Chapter 13

Plant Disease Management for Organic Crops

Types of Plant Disease Pathogens

A plant disease is any physiological or structural abnormality that is caused by a living organism. Organisms that cause a disease are referred to as “pathogens,” and affected plants are referred to as “hosts.” Disease causing pathogens include fungi, bacteria, viruses, phytoplasmas, or nematodes. An infectious agent is capable of reproducing within or on its host and spreading from one susceptible host to another.


Fungi are the most abundant group of plant pathogens. These multicellular organisms are typically microscopic. The “body” of a fungus is composed of filament-like threads called “hyphae.” Masses of hyphae are called “mycelia.” When large enough, these masses can be seen without the aid of a microscope. Powdery mildew is one example of a disease in which fungal mycelia is visible. Fungi reproduce via spores, which can be produced sexually or asexually. Some fungi produce spores within sexual fruiting structures (ascocarps, pustules, mushrooms) or asexual fruiting structures (pycnidia, acervuli). Once a fungal spore makes contact with a plant surface, it germinates, much like a seed, as long as conditions are favorable for the pathogen.


Bacteria are microscopic organisms typically composed of single cells. Due to their small size, a high-magnification microscope is required to observe bacteria. Occasionally, when a large number of cells are present, plants may be observed “oozing” bacteria and other organic byproducts. Bacteria are capable of rapid reproduction through a process known as binary fission. In this process, one cell divides to become two, then two divide to become four cells, and so on. Unlike fungi, bacteria are not able to penetrate plant tissue directly. They must infect via wounds or natural plant openings such as stomata. Free water is required for infection. Once inside plants, bacteria begin to reproduce immediately.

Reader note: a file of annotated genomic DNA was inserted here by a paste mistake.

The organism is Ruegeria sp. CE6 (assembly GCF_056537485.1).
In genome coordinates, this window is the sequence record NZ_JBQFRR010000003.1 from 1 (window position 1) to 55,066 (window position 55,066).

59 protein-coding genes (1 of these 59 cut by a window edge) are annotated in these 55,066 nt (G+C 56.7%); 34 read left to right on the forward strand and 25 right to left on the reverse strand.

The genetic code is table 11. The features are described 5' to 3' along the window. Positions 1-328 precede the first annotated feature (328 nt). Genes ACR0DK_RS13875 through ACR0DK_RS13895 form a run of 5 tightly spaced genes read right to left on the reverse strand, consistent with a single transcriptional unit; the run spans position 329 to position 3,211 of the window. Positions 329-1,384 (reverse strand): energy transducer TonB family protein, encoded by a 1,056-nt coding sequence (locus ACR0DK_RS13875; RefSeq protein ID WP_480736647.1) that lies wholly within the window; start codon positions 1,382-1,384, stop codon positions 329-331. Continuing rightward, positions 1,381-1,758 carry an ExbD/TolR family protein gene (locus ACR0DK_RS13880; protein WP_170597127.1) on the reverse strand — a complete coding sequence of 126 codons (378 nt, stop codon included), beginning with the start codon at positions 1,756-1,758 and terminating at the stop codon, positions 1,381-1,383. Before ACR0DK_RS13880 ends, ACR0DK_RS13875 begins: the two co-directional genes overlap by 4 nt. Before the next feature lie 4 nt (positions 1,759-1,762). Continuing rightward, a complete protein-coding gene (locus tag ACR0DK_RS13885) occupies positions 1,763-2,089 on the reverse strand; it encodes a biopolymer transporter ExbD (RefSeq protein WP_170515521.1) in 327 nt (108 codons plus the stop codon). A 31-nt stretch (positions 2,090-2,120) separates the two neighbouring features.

Virus is a strand of DNA or RNA, consisting of a nucleic acid wrapped in a thin coat of protein.  Once viruses enter host cells, they “hijack” plants and “instruct” cells to produce more virus particles. As plant cells are converted from their normal function and processes (such as cell division or chlorophyll production), changes in plant growth and development may be observed. Plant viruses do not move in and out of plant tissue as readily as fungal and bacterial pathogens. They require vectors (such as insects or humans) to carry them from one plant to another. After entry into plant cells, reproduction begins. Viruses spread throughout plant hosts, infecting all plant parts (systemic infection). Viruses are dependent upon live hosts for replication, thus disease progresses slowly.


Phytoplasmas are extremely small bacteria-like plant pathogens. While they are similar to bacteria, phytoplasmas differ in their inability to survive without a host, their smaller size, and their lack of cell walls. Phytoplasmas rely on insect vectors, such as leafhoppers, for transmission into hosts. During feeding, leafhoppers acquire phytoplasmas from infected host phloem (nutrient-conducting vascular system) and introduce them into healthy tissue.


Plant parasitic nematodes are microscopic roundworms that primarily infect roots, but a few occur in foliar portions of plants. While there are many species of nematodes, only a few are known to parasitize plants. Nematodes reproduce via eggs that result from either the mating of a male and a female or by the female alone. Symptom development occurs as a result of extracted cellular contents or other plant damage. Nematodes may remain on the exterior of roots during feeding (stubby-root nematode) or penetrate plant tissues completely to feed while inside plants (dagger nematode).

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